by InRO Staff

by InRO Staff Features Festival Coverage

New Directors/New Films 2017 – Dispatch 1

March 20, 2017
autumn autumn

The 46th edition of New Directors/New Films kicked off last Wednesday (March 15th) and ends this Sunday (March 24th). For our first of two dispatches from the festival, we look at a “cheeky” documentary about falconry; a “formally assured, but familiar” new film from It Felt Like Love director Eliza Hittman; a movie about Chinese immigrants in Argentina that is, appropriately, built around an understanding of language; Korean filmmaker Jang Woo-jin’s second feature, a reflection on “distance and longing”; and others. Check it…

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by InRO Staff Features

Top 10 Films of 2016

December 31, 2016
happy-hour

It’s heartening to realize that in a year of seemingly constant death—one in which the passing of great filmmakers was no exception—the best films here seemed intent on never forgetting those losses, to mine the past and the passed for new inspiration in the present, and in movingly reverent ways. Our great new filmmakers looked to the old ones to guide them…

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by InRO Staff Features

Top 10 Performances of 2016

December 30, 2016
lily

Our top 25 performances, before whittling it down to the 10 you’ll find below, featured votes for two actors from Manchester by the Sea, two from Toni Erdmann, four from Happy Hour, four from Certain Women, and a hefty five from Moonlight. A twist on a typical year’s voting trends which may…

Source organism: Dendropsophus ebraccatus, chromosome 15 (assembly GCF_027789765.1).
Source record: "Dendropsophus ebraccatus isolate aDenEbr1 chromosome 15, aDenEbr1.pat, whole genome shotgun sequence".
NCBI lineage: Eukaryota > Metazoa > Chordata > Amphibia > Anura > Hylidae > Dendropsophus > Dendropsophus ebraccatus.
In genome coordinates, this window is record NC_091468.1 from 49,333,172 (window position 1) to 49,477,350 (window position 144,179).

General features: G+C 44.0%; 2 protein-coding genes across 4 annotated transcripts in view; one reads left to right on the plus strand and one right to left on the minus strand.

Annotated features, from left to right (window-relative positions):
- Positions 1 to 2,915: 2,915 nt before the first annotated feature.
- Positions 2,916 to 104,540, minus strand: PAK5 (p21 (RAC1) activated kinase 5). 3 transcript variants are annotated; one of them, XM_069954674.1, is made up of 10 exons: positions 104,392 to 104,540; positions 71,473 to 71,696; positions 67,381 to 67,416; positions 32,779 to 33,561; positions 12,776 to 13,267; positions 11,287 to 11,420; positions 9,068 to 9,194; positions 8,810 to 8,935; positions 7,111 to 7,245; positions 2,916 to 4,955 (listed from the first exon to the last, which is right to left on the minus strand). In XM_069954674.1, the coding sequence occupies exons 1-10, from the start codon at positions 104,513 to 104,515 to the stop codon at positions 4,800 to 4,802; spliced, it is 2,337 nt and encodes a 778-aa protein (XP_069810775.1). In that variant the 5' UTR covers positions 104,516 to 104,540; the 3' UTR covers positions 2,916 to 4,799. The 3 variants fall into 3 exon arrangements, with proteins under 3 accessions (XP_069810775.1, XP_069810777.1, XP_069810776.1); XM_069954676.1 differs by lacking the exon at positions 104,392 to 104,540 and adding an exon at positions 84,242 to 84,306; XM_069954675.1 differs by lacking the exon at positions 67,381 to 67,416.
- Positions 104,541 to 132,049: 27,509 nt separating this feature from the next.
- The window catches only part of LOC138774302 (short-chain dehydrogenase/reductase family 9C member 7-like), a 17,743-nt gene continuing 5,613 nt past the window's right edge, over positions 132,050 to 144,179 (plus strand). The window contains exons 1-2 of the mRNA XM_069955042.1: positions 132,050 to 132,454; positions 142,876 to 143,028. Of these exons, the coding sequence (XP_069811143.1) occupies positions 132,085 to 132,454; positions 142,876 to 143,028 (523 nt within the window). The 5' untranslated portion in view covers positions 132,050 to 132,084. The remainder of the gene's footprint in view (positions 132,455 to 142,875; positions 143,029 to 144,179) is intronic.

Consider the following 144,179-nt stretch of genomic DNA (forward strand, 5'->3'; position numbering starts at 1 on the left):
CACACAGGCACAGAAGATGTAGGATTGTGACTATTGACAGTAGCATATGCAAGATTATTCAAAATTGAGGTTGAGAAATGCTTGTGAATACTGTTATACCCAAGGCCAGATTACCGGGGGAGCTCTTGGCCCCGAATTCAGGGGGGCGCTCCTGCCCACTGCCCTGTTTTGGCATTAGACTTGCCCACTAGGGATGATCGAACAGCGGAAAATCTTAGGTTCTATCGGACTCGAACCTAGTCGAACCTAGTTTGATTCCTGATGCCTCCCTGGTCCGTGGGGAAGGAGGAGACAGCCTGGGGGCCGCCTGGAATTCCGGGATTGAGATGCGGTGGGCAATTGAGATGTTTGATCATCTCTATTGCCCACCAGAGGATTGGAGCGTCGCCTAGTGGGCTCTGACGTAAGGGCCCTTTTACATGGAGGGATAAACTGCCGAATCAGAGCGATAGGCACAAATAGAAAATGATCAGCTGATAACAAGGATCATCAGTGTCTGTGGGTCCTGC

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by InRO Staff Features

Top 10 Albums of 2016

December 29, 2016
chance

In a year most of us would rather forget for one reason or another, 2016 was welcomingly giving when it came to dispensing albums from some of both this and last century’s greatest performers. The sheer wealth of material this year means fantastic work like Leonard Cohen’s swan song, Young Thug’s most cohesive effort to date, and The Avalanches nearly two-decades-in-the-making second album won’t get the expanded…

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by InRO Staff Features

Top 10 Songs of 2016

December 29, 2016
formation